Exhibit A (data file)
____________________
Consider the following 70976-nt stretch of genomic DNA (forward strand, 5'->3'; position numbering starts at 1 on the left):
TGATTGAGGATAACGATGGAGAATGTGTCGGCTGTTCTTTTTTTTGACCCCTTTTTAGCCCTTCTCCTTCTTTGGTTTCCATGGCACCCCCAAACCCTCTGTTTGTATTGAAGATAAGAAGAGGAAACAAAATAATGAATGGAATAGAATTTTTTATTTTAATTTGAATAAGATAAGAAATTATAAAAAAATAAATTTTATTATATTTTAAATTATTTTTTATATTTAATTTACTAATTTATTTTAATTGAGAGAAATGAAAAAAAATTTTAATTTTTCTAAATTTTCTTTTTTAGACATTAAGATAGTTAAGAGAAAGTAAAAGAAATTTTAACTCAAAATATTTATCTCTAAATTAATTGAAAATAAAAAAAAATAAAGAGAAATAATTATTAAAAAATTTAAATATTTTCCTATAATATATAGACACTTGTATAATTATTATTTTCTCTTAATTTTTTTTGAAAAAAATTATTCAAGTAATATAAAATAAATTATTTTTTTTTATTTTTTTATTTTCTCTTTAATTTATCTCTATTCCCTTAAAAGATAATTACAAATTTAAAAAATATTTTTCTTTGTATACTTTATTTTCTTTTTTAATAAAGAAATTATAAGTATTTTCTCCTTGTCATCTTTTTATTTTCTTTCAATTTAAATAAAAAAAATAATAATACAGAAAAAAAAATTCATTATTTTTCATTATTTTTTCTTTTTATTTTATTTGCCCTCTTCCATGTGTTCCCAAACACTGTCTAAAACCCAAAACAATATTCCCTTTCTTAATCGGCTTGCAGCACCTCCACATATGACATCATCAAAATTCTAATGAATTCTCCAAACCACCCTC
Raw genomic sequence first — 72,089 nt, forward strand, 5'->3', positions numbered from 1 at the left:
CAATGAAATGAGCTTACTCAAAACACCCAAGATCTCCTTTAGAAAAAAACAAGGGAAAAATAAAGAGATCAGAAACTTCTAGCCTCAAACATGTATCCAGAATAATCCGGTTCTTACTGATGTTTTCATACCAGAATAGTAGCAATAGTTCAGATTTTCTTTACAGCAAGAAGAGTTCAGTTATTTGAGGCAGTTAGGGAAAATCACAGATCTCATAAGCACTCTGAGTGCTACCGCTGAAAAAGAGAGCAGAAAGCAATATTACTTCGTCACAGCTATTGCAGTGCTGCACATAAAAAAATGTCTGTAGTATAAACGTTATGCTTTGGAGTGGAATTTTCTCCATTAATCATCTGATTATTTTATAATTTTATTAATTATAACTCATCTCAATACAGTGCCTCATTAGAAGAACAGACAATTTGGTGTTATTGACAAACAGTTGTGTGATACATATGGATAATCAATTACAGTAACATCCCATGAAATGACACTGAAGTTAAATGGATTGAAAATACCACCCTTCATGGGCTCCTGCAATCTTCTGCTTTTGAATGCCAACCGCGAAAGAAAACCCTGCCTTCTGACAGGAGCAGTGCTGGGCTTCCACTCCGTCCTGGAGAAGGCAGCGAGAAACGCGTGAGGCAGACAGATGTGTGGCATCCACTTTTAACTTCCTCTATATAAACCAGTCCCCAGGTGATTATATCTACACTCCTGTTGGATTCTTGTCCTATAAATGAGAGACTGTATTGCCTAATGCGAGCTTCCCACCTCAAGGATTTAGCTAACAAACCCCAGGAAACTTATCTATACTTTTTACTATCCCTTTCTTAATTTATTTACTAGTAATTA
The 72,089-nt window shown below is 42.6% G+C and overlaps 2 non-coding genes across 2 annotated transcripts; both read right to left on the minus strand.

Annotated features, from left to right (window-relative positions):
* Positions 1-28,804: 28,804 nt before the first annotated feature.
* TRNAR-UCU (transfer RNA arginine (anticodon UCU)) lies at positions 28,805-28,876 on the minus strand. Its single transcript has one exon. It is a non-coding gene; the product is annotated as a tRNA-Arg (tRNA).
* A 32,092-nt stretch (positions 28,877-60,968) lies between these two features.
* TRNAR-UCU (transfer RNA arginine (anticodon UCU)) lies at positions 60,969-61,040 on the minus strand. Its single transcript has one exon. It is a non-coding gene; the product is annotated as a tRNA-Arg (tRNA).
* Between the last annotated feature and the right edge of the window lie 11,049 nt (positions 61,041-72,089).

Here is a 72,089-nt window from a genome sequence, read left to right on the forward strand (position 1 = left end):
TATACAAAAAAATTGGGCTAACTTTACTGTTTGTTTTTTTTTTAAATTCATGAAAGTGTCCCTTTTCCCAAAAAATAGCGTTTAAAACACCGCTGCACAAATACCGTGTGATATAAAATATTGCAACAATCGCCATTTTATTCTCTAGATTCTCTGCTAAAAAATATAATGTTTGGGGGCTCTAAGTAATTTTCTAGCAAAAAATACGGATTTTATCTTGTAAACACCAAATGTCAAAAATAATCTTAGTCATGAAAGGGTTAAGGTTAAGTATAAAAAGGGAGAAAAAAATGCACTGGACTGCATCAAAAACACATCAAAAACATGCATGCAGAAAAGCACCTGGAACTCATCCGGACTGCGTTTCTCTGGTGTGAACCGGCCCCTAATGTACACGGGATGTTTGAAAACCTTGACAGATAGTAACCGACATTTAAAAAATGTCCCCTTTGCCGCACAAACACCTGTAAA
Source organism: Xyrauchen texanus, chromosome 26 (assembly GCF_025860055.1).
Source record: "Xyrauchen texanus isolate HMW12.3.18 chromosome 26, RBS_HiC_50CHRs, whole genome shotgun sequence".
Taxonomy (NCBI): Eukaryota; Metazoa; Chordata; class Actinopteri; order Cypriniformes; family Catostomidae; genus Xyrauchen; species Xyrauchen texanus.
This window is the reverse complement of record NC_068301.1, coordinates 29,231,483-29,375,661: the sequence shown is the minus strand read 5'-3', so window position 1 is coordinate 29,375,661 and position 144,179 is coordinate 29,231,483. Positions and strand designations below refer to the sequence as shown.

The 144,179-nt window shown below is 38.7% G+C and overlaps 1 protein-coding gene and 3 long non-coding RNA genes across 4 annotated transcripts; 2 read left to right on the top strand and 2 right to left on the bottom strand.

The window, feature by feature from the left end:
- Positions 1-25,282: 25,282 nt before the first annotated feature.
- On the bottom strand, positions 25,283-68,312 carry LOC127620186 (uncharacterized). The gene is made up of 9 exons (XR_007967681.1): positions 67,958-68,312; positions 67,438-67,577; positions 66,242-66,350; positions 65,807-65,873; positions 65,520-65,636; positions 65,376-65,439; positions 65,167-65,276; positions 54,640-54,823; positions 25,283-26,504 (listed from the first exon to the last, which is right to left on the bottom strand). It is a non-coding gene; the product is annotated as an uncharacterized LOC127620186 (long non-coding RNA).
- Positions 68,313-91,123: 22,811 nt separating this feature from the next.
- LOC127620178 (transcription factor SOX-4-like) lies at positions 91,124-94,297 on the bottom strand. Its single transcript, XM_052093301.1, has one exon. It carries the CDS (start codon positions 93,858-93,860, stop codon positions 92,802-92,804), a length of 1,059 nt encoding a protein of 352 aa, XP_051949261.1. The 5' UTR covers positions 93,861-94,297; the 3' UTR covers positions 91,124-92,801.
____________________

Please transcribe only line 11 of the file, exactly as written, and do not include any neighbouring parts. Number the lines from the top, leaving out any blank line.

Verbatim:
* Between the last annotated feature and the right edge of the window lie 11,049 nt (positions 61,041-72,089).